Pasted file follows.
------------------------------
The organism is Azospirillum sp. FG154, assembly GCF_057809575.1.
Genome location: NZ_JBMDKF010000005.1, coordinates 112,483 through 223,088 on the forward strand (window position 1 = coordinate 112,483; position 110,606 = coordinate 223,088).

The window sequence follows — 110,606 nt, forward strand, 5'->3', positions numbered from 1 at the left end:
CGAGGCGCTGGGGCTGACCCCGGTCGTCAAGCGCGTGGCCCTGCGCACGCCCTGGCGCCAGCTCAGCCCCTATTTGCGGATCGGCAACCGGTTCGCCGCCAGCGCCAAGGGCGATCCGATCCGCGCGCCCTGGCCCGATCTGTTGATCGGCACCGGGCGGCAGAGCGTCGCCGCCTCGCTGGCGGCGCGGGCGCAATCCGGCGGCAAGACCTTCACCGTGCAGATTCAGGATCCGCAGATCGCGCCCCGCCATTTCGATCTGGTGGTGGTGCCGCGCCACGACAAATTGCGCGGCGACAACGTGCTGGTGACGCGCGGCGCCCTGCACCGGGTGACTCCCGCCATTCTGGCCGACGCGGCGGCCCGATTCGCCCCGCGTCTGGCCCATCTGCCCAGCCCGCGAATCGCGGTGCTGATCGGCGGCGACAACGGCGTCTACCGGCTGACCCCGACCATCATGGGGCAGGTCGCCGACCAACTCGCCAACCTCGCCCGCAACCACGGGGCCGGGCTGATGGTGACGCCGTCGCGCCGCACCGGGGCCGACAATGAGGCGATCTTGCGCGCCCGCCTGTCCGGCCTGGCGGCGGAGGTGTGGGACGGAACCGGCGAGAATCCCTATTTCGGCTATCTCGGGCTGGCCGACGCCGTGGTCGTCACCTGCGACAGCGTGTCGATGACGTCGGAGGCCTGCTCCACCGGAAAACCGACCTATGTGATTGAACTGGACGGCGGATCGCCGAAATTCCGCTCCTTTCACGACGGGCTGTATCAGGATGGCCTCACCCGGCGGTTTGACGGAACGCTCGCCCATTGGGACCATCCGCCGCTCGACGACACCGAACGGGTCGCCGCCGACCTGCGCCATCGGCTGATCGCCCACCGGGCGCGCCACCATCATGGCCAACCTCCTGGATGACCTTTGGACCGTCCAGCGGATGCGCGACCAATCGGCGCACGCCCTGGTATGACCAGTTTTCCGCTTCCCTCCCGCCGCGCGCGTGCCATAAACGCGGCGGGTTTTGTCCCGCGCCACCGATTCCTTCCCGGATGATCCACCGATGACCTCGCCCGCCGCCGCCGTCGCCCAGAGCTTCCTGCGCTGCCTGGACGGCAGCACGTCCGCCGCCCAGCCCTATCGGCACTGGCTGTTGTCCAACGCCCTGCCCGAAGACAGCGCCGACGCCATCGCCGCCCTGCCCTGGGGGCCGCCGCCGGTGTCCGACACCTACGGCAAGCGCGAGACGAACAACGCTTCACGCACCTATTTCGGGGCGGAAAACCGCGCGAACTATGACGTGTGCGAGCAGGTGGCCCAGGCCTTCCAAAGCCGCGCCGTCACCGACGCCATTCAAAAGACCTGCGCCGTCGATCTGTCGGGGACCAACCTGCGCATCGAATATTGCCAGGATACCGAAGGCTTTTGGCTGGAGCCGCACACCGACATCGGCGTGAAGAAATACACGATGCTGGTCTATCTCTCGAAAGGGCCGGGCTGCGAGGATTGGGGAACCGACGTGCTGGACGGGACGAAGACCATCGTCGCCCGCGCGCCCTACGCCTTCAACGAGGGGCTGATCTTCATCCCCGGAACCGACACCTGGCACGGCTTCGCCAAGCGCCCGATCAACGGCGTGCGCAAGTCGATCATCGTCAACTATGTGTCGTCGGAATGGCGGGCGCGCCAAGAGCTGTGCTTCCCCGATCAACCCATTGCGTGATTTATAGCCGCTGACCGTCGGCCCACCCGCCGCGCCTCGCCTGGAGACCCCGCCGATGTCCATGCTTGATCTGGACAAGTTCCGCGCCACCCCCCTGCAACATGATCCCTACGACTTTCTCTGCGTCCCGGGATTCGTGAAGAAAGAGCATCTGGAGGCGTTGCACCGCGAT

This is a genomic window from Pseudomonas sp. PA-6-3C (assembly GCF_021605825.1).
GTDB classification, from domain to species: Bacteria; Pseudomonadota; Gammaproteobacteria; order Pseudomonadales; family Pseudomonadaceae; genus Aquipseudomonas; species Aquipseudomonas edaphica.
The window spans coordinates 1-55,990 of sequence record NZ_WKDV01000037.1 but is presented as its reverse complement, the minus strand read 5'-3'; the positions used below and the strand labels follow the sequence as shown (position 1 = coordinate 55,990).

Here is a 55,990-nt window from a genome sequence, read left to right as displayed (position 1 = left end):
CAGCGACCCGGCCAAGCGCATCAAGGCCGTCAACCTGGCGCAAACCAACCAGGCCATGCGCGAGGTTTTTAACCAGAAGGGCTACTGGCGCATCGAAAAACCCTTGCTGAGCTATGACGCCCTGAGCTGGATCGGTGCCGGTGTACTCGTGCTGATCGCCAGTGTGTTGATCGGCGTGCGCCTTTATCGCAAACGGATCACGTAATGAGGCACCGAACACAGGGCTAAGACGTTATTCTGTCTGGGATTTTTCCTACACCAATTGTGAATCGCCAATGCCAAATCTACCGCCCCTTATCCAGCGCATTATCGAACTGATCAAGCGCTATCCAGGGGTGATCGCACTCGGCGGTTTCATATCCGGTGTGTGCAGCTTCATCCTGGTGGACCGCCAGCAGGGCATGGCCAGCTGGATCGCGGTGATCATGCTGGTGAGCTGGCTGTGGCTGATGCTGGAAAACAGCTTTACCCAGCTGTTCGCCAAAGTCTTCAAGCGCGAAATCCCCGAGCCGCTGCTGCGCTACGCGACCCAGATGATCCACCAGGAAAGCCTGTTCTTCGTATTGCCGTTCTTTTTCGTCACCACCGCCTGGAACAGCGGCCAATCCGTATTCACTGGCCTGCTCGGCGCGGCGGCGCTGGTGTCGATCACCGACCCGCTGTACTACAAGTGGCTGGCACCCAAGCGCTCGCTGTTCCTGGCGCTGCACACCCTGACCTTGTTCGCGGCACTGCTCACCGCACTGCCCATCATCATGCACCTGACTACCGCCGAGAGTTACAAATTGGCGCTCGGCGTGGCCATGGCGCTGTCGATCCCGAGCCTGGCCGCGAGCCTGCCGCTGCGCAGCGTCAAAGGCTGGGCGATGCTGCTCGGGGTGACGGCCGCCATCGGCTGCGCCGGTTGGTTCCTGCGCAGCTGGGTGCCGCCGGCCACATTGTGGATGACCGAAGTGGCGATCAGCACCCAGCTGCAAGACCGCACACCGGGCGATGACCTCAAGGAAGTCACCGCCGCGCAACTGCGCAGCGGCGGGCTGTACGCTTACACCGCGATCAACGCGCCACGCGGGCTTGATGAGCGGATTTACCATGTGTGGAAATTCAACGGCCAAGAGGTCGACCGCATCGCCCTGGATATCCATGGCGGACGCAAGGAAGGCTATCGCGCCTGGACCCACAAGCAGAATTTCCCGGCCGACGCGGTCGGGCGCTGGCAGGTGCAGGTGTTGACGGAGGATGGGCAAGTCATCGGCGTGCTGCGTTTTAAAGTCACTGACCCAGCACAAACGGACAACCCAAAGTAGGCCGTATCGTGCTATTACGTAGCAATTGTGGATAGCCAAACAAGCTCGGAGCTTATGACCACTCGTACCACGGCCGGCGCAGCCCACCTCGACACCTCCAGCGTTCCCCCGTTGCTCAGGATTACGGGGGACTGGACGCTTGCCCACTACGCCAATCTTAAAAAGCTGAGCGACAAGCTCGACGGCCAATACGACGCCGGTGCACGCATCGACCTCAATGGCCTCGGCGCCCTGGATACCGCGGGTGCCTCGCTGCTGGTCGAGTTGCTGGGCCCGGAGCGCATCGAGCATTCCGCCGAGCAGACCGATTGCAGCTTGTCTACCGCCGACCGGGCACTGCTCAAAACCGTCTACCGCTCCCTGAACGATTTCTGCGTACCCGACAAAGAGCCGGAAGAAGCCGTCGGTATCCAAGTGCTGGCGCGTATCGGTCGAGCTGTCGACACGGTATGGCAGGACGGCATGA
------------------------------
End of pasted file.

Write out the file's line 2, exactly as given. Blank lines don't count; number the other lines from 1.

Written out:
Genome location: NZ_JBMDKF010000005.1, coordinates 112,483 through 223,088 on the forward strand (window position 1 = coordinate 112,483; position 110,606 = coordinate 223,088).